CAREER: Deciphering the Neural Network Orchestrating Sex Differences in Metabolic Circadian Rhythms

Grants and Contracts Details


Circadian rhythms are critical for regulating energy balance. From flies to humans, disrupting metabolic circadian rhythms exacerbates metabolic risk. My long-term research goal is to elucidate the neural circuitry that regulates circadian rhythms of physiology and behavior to optimize metabolism. We recently discovered a sex difference in metabolic circadian rhythms. Our preliminary data show that estrogen signaling in female, but not in male, mice regulates eating behavior and liver circadian rhythms during a nutritional challenge. The research objective of this CAREER proposal is to leverage the sex difference we discovered as a novel approach to elucidate the neural circuitry that proximately controls eating and liver circadian rhythms in mice, and ultimately energy balance. To complement our studies in mice, the educational projects will develop course-based undergraduate research experiences (CUREs) to study sex differences in circadian rhythms in humans. The research goal of this CAREER project is to test the overarching hypothesis that estrogen regulates the neural circuitry controlling metabolic circadian rhythms resulting in sex differences in energy balance. Aim 1 will determine whether estrogen receptor á (ERá) signaling is necessary and sufficient to regulate the sex difference in the circadian eating behavior rhythm using whole-body ERá knockout mice and ERá-specific agonists. Aim 2 will determine which areas of the brain mediate estrogen regulation of eating circadian rhythms by targeting specific neurons with Cre-lox and AAV-mediated gene knockdown. Aim 3 will test the hypothesis that estrogen regulation of the eating rhythm controls the liver circadian clock using bioluminescence reporters to measure tissue circadian rhythms. The approach integrates the study of circadian regulation of energy balance across molecular, tissue, and behavioral levels, which is critical to understanding how the network of circadian clocks regulates metabolism. The educational goal of this CAREER project is to develop sustainable educational projects that provide instruction in scientific inquiry and analysis of sex differences in circadian rhythms, and that include students from diverse training, ethnic, and economic backgrounds. Circadian rhythms are ideal for engaging students because they are inherently intriguing and familiar. The educational approaches are to develop course-based undergraduate research courses (CUREs) for non-STEM and STEM students to study sex differences in human circadian rhythms, which will complement our studies in mice; to develop, implement, and disseminate a virtual lab activity that provides experimental training in the fundamental properties of circadian rhythms; and to integrate high school, undergraduate, and graduate students from disadvantaged backgrounds into the research project. Intellectual Merit: The mammalian circadian system is organized hierarchically, with the suprachiasmatic nucleus (SCN) as the master clock that coordinates the timing of other clocks in the brain and periphery that in turn regulate behavioral and physiological rhythms. This hierarchical organization of the circadian system was discovered almost 20 years in mammals and yet we still know very little about the circuits downstream from the SCN that proximally regulate circadian rhythms of behavior and physiology. This project will study the extra-SCN neural circuitry that regulates metabolic circadian rhythms and will expand our understanding of the circadian control of energy balance. We will also elucidate the anatomical substrate(s) and molecular signaling mechanisms underlying sex differences in circadian rhythms, which are understudied. Broader Impacts: The research and educational goals of the proposed project will have many broader impacts. First, the teaching projects will generate new courses for undergraduate students in non-STEM and STEM that will improve science literacy and dispel distrust in science. Second, the project will increase participation of women, minorities, and those from economically disadvantaged backgrounds in science. Third, the project will provide exceptional training for high school, undergraduate, and graduate students in science. Fourth, the proposed work will benefit society by bringing attention to sex differences in behavior and physiology, which are underappreciated and understudied, but are critically important for understanding neuroendocrinology and energy balance.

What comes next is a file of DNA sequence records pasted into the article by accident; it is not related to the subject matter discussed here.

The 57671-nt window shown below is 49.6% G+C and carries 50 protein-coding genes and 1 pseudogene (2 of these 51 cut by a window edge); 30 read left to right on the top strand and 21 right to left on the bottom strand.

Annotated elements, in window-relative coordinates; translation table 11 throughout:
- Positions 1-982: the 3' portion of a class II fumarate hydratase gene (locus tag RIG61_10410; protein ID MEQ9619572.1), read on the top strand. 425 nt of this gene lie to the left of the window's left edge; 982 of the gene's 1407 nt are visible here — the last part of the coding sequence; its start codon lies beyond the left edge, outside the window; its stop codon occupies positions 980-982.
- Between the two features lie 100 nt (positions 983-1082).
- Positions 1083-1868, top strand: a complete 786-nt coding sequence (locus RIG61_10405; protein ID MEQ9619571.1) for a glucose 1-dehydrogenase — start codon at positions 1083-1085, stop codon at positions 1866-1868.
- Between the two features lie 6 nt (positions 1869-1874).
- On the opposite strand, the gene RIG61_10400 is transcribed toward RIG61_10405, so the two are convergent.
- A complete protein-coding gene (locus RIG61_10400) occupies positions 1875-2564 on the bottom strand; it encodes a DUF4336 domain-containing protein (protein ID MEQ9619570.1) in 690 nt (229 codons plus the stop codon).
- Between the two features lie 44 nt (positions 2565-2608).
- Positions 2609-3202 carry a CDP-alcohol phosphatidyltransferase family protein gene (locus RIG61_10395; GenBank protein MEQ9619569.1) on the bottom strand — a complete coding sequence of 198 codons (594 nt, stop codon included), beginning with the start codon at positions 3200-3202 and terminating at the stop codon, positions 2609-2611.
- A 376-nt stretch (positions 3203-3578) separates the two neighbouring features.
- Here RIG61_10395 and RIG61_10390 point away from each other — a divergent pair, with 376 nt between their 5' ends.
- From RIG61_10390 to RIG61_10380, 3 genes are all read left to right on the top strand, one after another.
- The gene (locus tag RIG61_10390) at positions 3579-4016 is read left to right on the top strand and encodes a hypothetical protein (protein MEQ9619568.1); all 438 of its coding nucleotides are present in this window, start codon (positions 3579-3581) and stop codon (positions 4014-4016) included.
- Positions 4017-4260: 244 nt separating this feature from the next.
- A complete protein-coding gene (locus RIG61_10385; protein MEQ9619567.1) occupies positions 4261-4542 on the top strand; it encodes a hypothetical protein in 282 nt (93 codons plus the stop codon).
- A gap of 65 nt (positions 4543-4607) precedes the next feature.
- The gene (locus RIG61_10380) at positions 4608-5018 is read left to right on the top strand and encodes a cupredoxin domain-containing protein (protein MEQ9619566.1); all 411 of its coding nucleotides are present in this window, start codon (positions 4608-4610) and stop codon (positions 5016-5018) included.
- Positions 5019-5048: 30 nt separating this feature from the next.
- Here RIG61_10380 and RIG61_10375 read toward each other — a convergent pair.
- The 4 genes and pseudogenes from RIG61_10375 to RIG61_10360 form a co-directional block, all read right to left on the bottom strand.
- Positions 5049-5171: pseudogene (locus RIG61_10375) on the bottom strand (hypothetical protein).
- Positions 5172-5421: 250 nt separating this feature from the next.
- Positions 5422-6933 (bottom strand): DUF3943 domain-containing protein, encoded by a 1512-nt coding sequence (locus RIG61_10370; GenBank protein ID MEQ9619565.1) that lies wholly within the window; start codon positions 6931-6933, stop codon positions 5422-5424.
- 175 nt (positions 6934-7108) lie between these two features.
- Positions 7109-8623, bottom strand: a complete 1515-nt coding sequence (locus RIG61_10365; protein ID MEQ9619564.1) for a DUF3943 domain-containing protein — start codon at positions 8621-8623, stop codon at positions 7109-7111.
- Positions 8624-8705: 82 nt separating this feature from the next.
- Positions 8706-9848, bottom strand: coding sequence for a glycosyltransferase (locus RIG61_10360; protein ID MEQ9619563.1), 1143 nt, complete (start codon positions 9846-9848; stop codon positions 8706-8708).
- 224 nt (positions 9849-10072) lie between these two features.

Effective start/end date6/15/215/31/26


  • National Science Foundation: $775,000.00


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